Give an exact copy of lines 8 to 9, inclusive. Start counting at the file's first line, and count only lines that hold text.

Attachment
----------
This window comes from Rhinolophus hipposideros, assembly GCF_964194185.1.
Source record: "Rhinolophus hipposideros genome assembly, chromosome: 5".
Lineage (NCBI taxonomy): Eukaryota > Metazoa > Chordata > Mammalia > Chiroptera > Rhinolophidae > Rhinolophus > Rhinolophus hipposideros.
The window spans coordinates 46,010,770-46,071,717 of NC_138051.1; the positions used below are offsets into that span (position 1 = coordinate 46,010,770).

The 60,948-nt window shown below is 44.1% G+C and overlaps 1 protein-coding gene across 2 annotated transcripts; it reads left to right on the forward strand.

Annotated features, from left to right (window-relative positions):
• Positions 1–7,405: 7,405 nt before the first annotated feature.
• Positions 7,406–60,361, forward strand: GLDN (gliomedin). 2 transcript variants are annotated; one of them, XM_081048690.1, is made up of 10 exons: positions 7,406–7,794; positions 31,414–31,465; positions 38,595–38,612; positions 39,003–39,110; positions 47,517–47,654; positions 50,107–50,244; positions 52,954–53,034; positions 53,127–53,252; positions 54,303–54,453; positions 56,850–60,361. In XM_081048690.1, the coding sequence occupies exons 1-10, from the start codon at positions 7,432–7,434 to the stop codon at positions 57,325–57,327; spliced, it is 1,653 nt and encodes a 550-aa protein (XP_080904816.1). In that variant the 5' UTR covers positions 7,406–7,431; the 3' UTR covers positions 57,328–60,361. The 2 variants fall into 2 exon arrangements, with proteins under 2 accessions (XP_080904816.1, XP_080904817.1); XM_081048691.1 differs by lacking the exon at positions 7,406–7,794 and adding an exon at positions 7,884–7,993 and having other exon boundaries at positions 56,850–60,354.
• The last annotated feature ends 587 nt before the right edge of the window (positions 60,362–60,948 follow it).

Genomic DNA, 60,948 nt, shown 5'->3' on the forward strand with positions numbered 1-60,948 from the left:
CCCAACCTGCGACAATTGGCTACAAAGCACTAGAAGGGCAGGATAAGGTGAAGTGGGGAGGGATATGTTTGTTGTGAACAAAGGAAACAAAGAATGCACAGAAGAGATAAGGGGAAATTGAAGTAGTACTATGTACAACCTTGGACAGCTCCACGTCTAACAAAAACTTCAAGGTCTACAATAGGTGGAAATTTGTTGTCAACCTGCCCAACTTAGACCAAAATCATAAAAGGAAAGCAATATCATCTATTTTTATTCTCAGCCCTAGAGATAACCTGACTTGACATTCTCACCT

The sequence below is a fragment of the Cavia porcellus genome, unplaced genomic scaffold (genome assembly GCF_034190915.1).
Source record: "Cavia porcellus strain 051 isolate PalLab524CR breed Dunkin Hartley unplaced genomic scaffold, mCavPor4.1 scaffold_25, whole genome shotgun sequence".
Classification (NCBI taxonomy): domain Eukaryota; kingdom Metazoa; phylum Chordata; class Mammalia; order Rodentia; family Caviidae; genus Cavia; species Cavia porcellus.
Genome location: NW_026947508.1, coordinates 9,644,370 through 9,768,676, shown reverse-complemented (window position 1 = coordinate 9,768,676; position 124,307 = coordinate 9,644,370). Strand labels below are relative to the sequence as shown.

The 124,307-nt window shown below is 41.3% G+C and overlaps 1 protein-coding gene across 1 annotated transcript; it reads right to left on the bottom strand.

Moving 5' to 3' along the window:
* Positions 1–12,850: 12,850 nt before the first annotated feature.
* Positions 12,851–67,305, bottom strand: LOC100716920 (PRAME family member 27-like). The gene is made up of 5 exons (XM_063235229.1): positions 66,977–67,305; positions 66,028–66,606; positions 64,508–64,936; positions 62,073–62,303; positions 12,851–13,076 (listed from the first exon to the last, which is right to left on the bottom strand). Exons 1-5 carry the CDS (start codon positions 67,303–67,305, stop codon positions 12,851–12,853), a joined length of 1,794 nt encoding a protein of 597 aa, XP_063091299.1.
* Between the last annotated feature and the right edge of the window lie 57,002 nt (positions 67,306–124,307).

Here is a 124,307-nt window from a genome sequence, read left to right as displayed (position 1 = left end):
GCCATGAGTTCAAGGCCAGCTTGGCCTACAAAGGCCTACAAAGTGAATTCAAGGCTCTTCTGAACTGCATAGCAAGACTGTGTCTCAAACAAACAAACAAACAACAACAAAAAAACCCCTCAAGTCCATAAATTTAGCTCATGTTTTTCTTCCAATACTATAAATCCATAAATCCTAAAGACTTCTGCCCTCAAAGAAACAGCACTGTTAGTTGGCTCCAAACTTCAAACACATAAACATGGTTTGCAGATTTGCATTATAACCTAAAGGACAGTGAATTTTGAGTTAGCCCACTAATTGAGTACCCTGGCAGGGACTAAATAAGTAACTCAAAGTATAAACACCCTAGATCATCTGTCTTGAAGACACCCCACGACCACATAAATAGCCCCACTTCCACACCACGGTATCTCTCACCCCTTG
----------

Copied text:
• Positions 7,406–60,361, forward strand: GLDN (gliomedin). 2 transcript variants are annotated; one of them, XM_081048690.1, is made up of 10 exons: positions 7,406–7,794; positions 31,414–31,465; positions 38,595–38,612; positions 39,003–39,110; positions 47,517–47,654; positions 50,107–50,244; positions 52,954–53,034; positions 53,127–53,252; positions 54,303–54,453; positions 56,850–60,361. In XM_081048690.1, the coding sequence occupies exons 1-10, from the start codon at positions 7,432–7,434 to the stop codon at positions 57,325–57,327; spliced, it is 1,653 nt and encodes a 550-aa protein (XP_080904816.1). In that variant the 5' UTR covers positions 7,406–7,431; the 3' UTR covers positions 57,328–60,361. The 2 variants fall into 2 exon arrangements, with proteins under 2 accessions (XP_080904816.1, XP_080904817.1); XM_081048691.1 differs by lacking the exon at positions 7,406–7,794 and adding an exon at positions 7,884–7,993 and having other exon boundaries at positions 56,850–60,354.
• The last annotated feature ends 587 nt before the right edge of the window (positions 60,362–60,948 follow it).